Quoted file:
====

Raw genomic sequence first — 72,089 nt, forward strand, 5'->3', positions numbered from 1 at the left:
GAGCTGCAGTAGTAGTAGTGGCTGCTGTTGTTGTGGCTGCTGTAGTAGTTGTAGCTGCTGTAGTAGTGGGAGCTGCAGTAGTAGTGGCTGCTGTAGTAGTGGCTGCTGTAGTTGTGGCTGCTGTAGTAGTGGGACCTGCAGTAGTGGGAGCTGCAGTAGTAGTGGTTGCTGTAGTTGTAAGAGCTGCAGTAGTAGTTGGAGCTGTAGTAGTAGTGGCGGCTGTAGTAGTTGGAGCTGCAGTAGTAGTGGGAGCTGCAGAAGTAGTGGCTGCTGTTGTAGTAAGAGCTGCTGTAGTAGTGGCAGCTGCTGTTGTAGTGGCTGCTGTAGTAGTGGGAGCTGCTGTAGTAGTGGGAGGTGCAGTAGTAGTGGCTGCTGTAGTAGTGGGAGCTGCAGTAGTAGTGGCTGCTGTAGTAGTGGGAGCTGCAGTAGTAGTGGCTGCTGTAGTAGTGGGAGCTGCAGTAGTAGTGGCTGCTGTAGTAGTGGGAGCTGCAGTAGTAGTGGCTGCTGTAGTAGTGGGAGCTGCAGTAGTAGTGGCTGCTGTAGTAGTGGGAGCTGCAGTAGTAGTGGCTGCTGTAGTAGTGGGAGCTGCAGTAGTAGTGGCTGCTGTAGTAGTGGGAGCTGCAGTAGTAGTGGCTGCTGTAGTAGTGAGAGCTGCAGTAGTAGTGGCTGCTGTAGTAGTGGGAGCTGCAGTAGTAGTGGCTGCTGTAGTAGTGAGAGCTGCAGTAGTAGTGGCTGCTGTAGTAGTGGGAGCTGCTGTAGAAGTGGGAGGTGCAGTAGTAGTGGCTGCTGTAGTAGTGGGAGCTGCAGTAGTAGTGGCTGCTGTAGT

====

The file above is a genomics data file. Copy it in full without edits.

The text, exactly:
Raw genomic sequence first — 72,089 nt, forward strand, 5'->3', positions numbered from 1 at the left:
GAGCTGCAGTAGTAGTAGTGGCTGCTGTTGTTGTGGCTGCTGTAGTAGTTGTAGCTGCTGTAGTAGTGGGAGCTGCAGTAGTAGTGGCTGCTGTAGTAGTGGCTGCTGTAGTTGTGGCTGCTGTAGTAGTGGGACCTGCAGTAGTGGGAGCTGCAGTAGTAGTGGTTGCTGTAGTTGTAAGAGCTGCAGTAGTAGTTGGAGCTGTAGTAGTAGTGGCGGCTGTAGTAGTTGGAGCTGCAGTAGTAGTGGGAGCTGCAGAAGTAGTGGCTGCTGTTGTAGTAAGAGCTGCTGTAGTAGTGGCAGCTGCTGTTGTAGTGGCTGCTGTAGTAGTGGGAGCTGCTGTAGTAGTGGGAGGTGCAGTAGTAGTGGCTGCTGTAGTAGTGGGAGCTGCAGTAGTAGTGGCTGCTGTAGTAGTGGGAGCTGCAGTAGTAGTGGCTGCTGTAGTAGTGGGAGCTGCAGTAGTAGTGGCTGCTGTAGTAGTGGGAGCTGCAGTAGTAGTGGCTGCTGTAGTAGTGGGAGCTGCAGTAGTAGTGGCTGCTGTAGTAGTGGGAGCTGCAGTAGTAGTGGCTGCTGTAGTAGTGGGAGCTGCAGTAGTAGTGGCTGCTGTAGTAGTGGGAGCTGCAGTAGTAGTGGCTGCTGTAGTAGTGAGAGCTGCAGTAGTAGTGGCTGCTGTAGTAGTGGGAGCTGCAGTAGTAGTGGCTGCTGTAGTAGTGAGAGCTGCAGTAGTAGTGGCTGCTGTAGTAGTGGGAGCTGCTGTAGAAGTGGGAGGTGCAGTAGTAGTGGCTGCTGTAGTAGTGGGAGCTGCAGTAGTAGTGGCTGCTGTAGT